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Long v. Home Depot, USA, Inc.

United States District Court, E.D. California

July 14, 2016

ESTHER S. LONG, et al. Plaintiffs,
v.
HOME DEPOT, USA, INC., et al., Defendants.

          FINDINGS AND RECOMMENDATIONS DISMISSING THE ACTION FOR PLAINTIFFS’ FAILURE TO COMPLY WITH THE COURT’S ORDERS AND FAILURE TO PROSECUTE

          JENNIFER L. THURSTON, UNITED STATES MAGISTRATE JUDGE.

         Plaintiffs Esther Long and Ronald Long have failed to comply with the Court’s orders and failed to continue prosecuting this action. Accordingly, the Court recommends the action be DISMISSED with prejudice.

         I. Relevant Background

         On May 27, 2016, Defendant Clopay Building Products Company, Inc., filed an ex parte application for modification of the Court’s scheduling order. (Doc. 35) The Court issued a minute order, directing Plaintiffs to “file a brief--not to exceed 5 pages--in opposition or a statement of non-opposition to Defendant's request to modify the scheduling order.” (Doc. 37) Plaintiffs failed to respond to the order, after which the Court ordered Plaintiffs and their counsel “to show cause in writing why sanctions, up to and including terminating sanctions, should not be imposed for their failure to comply with the Court’s order.” (Doc. 38 at 2) To date, Plaintiffs have continued to ignore the Court’s orders, and have not taken any further action to prosecute the matter.

         II. Failure to Prosecute and Obey the Court’s Orders

         The Local Rules, corresponding with Fed.R.Civ.P. 11, provide: “Failure of counsel or of a party to comply with . . . any order of the Court may be grounds for the imposition by the Court of any and all sanctions . . . within the inherent power of the Court.” LR 110. “District courts have inherent power to control their dockets, ” and in exercising that power, a court may impose sanctions including dismissal of an action. Thompson v. Housing Authority of Los Angeles, 782 F.2d 829, 831 (9th Cir. 1986). A court may dismiss an action with prejudice, based on a party’s failure to prosecute an action or failure to obey a court order, or failure to comply with local rules. See, e.g. Ferdik v. Bonzelet, 963 F.2d 1258, 1260-61 (9th Cir. 1992) (dismissal for failure to comply with an order requiring amendment of complaint); Malone v. U.S. Postal Service, 833 F.2d 128, 130 (9th Cir. 1987) (dismissal for failure to comply with a court order); Henderson v. Duncan, 779 F.2d 1421, 1424 (9th Cir. 1986) (dismissal for failure to prosecute and to comply with local rules).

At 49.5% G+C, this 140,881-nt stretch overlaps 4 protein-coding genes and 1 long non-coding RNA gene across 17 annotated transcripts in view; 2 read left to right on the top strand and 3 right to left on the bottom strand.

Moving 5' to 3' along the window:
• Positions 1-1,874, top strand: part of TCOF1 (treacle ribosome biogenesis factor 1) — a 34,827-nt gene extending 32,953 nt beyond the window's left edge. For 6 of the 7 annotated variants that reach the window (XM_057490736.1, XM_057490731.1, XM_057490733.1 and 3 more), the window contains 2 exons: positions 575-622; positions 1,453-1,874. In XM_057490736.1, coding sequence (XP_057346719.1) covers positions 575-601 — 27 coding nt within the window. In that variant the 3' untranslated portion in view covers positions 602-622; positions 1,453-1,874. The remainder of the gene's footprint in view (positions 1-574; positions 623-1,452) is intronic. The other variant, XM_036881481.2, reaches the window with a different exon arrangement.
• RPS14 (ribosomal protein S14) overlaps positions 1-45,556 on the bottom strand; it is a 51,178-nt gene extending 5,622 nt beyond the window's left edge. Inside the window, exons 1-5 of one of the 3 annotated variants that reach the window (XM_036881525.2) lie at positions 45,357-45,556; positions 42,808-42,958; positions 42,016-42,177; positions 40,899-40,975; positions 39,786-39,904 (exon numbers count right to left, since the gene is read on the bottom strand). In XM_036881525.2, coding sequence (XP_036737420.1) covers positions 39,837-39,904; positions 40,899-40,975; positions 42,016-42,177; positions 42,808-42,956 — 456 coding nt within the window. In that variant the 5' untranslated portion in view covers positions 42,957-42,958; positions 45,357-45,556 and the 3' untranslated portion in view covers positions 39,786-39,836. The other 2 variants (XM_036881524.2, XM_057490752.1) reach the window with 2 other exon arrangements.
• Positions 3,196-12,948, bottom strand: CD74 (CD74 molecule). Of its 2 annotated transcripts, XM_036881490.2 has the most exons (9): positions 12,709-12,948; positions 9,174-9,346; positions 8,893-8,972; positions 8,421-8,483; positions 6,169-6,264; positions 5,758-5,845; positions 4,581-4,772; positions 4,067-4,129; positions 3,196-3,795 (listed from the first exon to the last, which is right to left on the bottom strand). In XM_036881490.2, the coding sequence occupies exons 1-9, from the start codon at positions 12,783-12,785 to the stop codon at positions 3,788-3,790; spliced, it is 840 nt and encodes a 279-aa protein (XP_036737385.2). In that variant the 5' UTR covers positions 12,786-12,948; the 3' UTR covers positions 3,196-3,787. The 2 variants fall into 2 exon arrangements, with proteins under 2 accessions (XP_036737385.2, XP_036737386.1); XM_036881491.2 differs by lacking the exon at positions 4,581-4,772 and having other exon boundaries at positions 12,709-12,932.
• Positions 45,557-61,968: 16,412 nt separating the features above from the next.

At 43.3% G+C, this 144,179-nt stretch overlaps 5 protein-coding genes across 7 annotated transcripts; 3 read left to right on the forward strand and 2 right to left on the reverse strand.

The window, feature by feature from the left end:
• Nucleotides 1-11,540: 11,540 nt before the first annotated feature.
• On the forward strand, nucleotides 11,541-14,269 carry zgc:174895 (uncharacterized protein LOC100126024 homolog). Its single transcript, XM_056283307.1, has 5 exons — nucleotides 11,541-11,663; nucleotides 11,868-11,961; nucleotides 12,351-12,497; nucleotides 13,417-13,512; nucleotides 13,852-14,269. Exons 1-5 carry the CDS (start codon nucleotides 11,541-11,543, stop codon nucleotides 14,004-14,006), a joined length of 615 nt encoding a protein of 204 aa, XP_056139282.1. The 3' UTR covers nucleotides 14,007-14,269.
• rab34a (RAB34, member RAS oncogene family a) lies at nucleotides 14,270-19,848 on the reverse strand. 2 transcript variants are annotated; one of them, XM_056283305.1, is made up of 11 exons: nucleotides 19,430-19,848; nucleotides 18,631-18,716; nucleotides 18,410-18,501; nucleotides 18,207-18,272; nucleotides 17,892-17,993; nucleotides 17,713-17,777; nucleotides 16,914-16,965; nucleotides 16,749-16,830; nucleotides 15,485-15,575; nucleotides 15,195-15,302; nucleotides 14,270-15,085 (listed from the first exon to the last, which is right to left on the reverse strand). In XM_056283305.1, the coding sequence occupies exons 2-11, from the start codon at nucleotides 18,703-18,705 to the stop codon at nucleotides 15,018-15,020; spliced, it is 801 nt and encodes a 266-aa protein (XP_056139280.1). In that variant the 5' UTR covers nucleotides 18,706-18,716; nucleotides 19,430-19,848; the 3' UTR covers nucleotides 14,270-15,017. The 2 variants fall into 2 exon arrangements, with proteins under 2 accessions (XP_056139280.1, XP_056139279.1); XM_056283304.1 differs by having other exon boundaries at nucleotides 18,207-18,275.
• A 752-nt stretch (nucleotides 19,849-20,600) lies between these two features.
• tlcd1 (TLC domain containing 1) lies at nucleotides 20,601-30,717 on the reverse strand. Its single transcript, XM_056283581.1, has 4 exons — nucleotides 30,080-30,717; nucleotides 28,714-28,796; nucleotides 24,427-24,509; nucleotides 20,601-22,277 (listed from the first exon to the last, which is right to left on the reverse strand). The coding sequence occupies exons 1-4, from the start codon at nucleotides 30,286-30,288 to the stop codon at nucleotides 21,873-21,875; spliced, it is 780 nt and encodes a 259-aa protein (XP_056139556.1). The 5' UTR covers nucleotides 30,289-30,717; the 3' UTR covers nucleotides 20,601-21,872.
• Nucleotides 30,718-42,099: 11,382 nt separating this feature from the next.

III. Discussion and Analysis

         To determine whether to dismiss an action for failure to prosecute and failure to obey a Court order, the Court must consider several factors, including: “(1) the public’s interest in expeditious resolution of litigation; (2) the court’s need to manage its docket; (3) the risk of prejudice to the defendants; (4) the public policy favoring disposition of cases on their merits; and (5) the availability of less drastic sanctions.” Henderson, 779 F.2d at 1423-24; see also Ferdik, 963 F.2d at 1260-61; Thomspon, 782 F.2d at 831.

         In the case at hand, the public’s interest in expeditiously resolving this litigation and the Court’s interest in managing the docket weigh in favor of dismissal. See Yourish v. Cal. Amplifier, 191 F.3d 983, 990 (9th Cir. 1999) (“The public’s interest in expeditious resolution of litigation always favors dismissal”); Ferdik, 963 F.2d at 1261 (recognizing that district courts have inherent interest in managing their dockets without being subject to noncompliant litigants). Judges in the Eastern District of California carry the heaviest caseload in the nation, and this Court cannot, and will not hold, this action in abeyance given Plaintiffs’ failure to comply with the Court’s orders and failure to prosecute. The risk of prejudice to the defendants also weighs in favor of dismissal, since a presumption of injury arises from the occurrence of unreasonable delay in prosecution of an action. See Anderson v. Air West, 542 F.2d 522, 524 (9th Cir. 1976).

         Significantly, the Ninth Circuit determined a court’s warning to a party that failure to obey the court’s order will result in dismissal satisfies the requirement that less drastic sanctions be considered. Malone, 833 F.2d at 131; see also Ferdik, 963 F.2d at 1262. As the Ninth Circuit explained, “a plaintiff can hardly be surprised” by a sanction of dismissal “in response to willful violation of a [court] order.” Malone, 833 F.2d at 133. Plaintiffs were warned failure to show cause may result in the issuance of sanctions “up to and including terminating sanctions.” (See Doc. 38 at 2) Significantly, a warning that dismissal would result from noncompliance with the Court’s orders, satisfies the obligation to consider lesser sanctions. See Malone, 833 F.2d at 131. Given these facts, the policy favoring disposition of cases on their merits is outweighed by the factors in favor of dismissal.

         IV. Findings and Recommendations

         Plaintiffs failed to comply with, or otherwise respond to, the Court’s orders dated June 7, 2016 (Doc. 37) and June 15, 2016 (Doc. 38). Consequently, Plaintiffs also failed to continue the prosecution of this action. Based upon the foregoing, IT IS HEREBY RECOMMENDED:

         1. This action be DISMISSED with prejudice; and

         2. The Clerk of Court be DIRECTED ...


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